Randy Blankstein, President of The Boulder Group in Wilmette, IL, an investment firm specializing in net rental properties.
WILMETTE, IL – Boulder Group reports that recent Federal Reserve policy changes have renewed optimism among net rental investors, driven by falling cap rates and narrowing bid-ask spreads in the asset class.
In its just published 2Q2019 Net Lease Market Report The Boulder Group states that net rental cap rates for single tenants across all three main sectors – retail, office and industrial property – fell in Q2 2019. The Boulder Group Report predicts that cap rates for the net leasing sector should be under downward pressure, but will remain relatively stable in 2019.
In particular, the retail sector saw the largest compression of the cap rate by four basis points to 6.23%. Additionally, this was the first quarter of the retail cap rate downward move after five consecutive quarters of the upward trend. Cap rates in the office and industrial sectors compressed by three basis points or one basis point.
"The net rental market, especially retail real estate, is typically closely related to investment returns, and thus to the work of the Federal Reserve," said Randy Blankstein, president of Wilmette, IL-based The Boulder Group, an investment firm that looks to Specializes in net rental properties.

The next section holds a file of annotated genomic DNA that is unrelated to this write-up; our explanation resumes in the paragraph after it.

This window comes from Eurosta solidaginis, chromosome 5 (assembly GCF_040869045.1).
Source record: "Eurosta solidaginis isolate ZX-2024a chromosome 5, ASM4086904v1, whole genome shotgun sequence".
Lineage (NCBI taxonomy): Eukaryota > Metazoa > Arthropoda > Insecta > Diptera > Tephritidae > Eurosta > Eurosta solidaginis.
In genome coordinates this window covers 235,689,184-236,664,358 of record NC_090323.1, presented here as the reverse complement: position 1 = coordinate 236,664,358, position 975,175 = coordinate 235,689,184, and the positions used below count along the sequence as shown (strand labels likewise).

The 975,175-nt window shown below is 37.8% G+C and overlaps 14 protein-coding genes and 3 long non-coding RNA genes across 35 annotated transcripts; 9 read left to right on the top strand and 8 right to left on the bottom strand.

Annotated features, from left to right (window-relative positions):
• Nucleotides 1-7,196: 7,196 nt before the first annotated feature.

After measures in the Federal Reserve's monetary policy in 2018 that saw three rate hikes be made, the Boulder Group expects a rate cut at the Fed's upcoming July meeting.
A majority of forecasters expect at least one more cut in the near future, the company adds. Based on current Fed activity, the 10-year treasury was 2.00% at the end of the second quarter of 2019 after hitting 3.24% in the past 12 months.
As the retail industry evolves, net rental investors are placing increasing emphasis on tenant credit quality and lease terms. "With many investors believing that we are in the late stages of the real estate cycle, investors are a bit more focused and targeting properties that can withstand a recession or market uncertainty," says Blankstein. "For example, newly built 7-Eleven properties on a single property / brand basis recorded the greatest compression of the cap rate compared to the previous quarter from 12 basis points to 4.88%."
In view of the downward pressure on cap rates in all three sectors, the spread between ask and closed cap rates decreased compared to the previous quarter. Jimmy Goodman, Partner at The Boulder Group, adds: "The narrowing of the bid-ask gap illustrates the current competitive market for net rentals, as both private and institutional investors seek safe and stable returns."
"With all of these factors," Blankstein and Goodman say, "investor demand for the net rental market is likely to exceed the transaction volume forecast in early 2019." We will see the sales speed increase as the year progresses. "
Adds Blankstein, "Net lease real estate investors will carefully monitor capital markets and the impact on pricing as the market expects several rate cuts from the Federal Reserve in 2019 and possibly 2020."